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Wealth Planning for Age 90, 100—and Beyond

Posted on: July 25th, 2022

Wealth Planning for Age 90, 100—and Beyond

“Here’s to a long life, and a merry one…”

So begins a well-known Irish toast—and it’s one that’s becoming more relevant than ever. In general, we’re living longer than ever and—thanks to medical technology advances—in better health than our ancestors. 

Some experts—like Harvard University Professor of Genetics David Sinclair, author of Lifespan: Why We Age—And Why We Don’t Have To, even proffer that “there is no biological limit, no law that says we must die at a certain age” and that “we’re probably still a long way off from a world in which death is a rarity, but we’re not far from pushing it ever farther into the future.”

On one hand, that’s great news. After all, why wouldn’t you want to stick around for as long as you can—especially if you’re feeling fit and active? 

But it also presents a challenge: planning financially for golden years that might extend to age 90, 100—or even longer. If you tack on an additional ten or 15 years to your life, you could face the very real and dangerous risk of running out of money while you’re still alive—or having so little left that your lifestyle becomes seriously compromised. 

Why? For one, major medical bills and rising health care costs could eat away at your savings. Also, your financial plan could fail to take into account golden years that last for 35 or 40 years. 

The good news: Longevity planning is becoming an increasingly important part of successful families’ wealth management efforts to combat the risks inherent in living much longer than previous generations did. Essentially, longevity planning is about taking action to live longer. But those actions lead to other issues, including financial ones—which is where wealth management comes into play.

Here’s a look at two ways wealth management is being used by the affluent to help ensure their wealth is well-positioned to go the distance.

Concierge and specialized medical care

Any discussion of funding a longer life should involve the topic of paying for medical care, so that you and loved ones can continue to have lives that are not just extended but also healthy.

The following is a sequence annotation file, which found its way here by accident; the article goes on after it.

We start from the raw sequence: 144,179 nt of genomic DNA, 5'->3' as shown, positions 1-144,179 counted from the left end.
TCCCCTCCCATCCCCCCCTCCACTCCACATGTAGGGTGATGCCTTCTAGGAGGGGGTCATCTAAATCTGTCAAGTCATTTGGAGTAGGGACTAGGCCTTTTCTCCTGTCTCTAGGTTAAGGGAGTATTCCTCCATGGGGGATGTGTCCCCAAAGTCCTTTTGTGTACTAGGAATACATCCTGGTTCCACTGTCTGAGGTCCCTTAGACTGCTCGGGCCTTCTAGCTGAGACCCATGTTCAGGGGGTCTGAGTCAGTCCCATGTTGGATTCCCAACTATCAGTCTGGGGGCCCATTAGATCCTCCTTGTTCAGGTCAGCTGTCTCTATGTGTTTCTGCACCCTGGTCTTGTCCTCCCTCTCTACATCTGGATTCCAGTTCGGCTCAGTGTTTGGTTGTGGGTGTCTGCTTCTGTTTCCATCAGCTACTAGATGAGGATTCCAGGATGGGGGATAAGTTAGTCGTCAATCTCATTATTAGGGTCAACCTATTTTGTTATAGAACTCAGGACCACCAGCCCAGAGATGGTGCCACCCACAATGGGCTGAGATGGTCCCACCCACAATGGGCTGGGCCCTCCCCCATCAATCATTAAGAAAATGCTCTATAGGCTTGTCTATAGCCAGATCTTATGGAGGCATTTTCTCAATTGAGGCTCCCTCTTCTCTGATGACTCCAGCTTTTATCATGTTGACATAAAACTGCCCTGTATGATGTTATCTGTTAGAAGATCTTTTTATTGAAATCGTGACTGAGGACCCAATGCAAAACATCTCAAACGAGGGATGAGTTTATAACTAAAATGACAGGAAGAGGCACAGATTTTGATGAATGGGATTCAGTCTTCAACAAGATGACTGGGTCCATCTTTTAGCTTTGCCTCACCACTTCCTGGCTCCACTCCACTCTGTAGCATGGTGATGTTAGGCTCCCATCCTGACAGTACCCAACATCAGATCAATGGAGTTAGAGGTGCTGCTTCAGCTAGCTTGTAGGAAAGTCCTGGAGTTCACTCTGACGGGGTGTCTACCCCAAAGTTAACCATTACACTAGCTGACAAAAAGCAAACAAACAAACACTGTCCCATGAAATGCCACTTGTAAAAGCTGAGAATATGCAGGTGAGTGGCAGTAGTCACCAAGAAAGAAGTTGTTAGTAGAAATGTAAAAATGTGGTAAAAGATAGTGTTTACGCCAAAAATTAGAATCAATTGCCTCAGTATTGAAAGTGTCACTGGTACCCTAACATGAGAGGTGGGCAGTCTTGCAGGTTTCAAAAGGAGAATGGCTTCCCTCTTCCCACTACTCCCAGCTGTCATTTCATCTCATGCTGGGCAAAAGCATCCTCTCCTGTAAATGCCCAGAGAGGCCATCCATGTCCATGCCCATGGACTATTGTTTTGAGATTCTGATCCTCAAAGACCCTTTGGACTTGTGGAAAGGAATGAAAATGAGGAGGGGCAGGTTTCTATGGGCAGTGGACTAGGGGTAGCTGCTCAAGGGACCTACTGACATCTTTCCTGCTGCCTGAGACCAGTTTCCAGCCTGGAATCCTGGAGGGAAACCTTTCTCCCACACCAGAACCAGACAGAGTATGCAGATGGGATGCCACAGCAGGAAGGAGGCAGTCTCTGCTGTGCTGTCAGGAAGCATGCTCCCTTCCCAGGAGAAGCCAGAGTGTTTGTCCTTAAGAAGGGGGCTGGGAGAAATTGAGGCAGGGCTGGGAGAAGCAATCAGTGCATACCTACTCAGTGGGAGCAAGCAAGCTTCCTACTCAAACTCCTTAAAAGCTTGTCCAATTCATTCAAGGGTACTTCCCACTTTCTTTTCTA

Of course, the medical care landscape is changing at a rapid pace. The traditional health care system is very unlikely to be able to keep up with demand, and there is great potential for people to fall between the cracks. 

For those who are concerned, and who can afford it, concierge medicine can be a viable solution. 

Essentially a broad term covering a wide variety of health care delivery models, concierge medicine is at its core a membership model: For a fee, you get access to “boutique” medical practices with relatively small ratios of patients to physicians—enabling shorter wait times, longer visits and significantly more personalized care given (in many cases) by physicians with greater expertise than the typical provider has.

Wealth Planning for Age 90, 100—and Beyond

The problem: High-quality concierge medicine can be extremely costly, depending on the care needed and the providers. 

Therefore, the ability to use wealth management solutions to address the potential costs of concierge health care and specialized medical care can be extremely valuable—even to those of us with significant wealth. Consequently, some of the foremost wealth managers, accountants and attorneys are working with families to make certain that their financial and legal world is set up to benefit from high-quality longevity planning.

Consider the following examples of health care issues and how wealth management solutions can help support the use of concierge medicine to address those issues.